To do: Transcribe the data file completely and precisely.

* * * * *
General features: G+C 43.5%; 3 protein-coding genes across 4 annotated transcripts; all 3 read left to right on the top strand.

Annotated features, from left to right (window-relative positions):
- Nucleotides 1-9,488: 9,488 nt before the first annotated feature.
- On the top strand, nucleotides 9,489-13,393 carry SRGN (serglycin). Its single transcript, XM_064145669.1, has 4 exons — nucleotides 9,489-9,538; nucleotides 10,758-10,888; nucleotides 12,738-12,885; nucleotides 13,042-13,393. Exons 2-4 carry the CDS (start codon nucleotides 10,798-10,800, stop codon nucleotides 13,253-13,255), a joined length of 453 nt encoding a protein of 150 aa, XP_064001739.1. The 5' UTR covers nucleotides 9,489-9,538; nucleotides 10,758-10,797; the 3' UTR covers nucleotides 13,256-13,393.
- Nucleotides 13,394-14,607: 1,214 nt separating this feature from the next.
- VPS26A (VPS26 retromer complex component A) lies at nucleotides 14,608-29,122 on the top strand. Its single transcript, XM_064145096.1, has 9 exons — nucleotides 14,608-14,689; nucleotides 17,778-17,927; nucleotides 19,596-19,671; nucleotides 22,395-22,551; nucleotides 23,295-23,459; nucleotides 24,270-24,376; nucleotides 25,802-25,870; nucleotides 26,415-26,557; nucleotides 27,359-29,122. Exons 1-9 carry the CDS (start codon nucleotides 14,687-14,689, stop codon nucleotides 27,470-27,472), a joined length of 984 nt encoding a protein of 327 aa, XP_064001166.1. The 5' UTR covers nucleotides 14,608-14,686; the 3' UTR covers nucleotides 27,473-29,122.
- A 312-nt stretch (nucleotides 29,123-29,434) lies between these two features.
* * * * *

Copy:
General features: G+C 43.5%; 3 protein-coding genes across 4 annotated transcripts; all 3 read left to right on the top strand.

Annotated features, from left to right (window-relative positions):
- Nucleotides 1-9,488: 9,488 nt before the first annotated feature.
- On the top strand, nucleotides 9,489-13,393 carry SRGN (serglycin). Its single transcript, XM_064145669.1, has 4 exons — nucleotides 9,489-9,538; nucleotides 10,758-10,888; nucleotides 12,738-12,885; nucleotides 13,042-13,393. Exons 2-4 carry the CDS (start codon nucleotides 10,798-10,800, stop codon nucleotides 13,253-13,255), a joined length of 453 nt encoding a protein of 150 aa, XP_064001739.1. The 5' UTR covers nucleotides 9,489-9,538; nucleotides 10,758-10,797; the 3' UTR covers nucleotides 13,256-13,393.
- Nucleotides 13,394-14,607: 1,214 nt separating this feature from the next.
- VPS26A (VPS26 retromer complex component A) lies at nucleotides 14,608-29,122 on the top strand. Its single transcript, XM_064145096.1, has 9 exons — nucleotides 14,608-14,689; nucleotides 17,778-17,927; nucleotides 19,596-19,671; nucleotides 22,395-22,551; nucleotides 23,295-23,459; nucleotides 24,270-24,376; nucleotides 25,802-25,870; nucleotides 26,415-26,557; nucleotides 27,359-29,122. Exons 1-9 carry the CDS (start codon nucleotides 14,687-14,689, stop codon nucleotides 27,470-27,472), a joined length of 984 nt encoding a protein of 327 aa, XP_064001166.1. The 5' UTR covers nucleotides 14,608-14,686; the 3' UTR covers nucleotides 27,473-29,122.
- A 312-nt stretch (nucleotides 29,123-29,434) lies between these two features.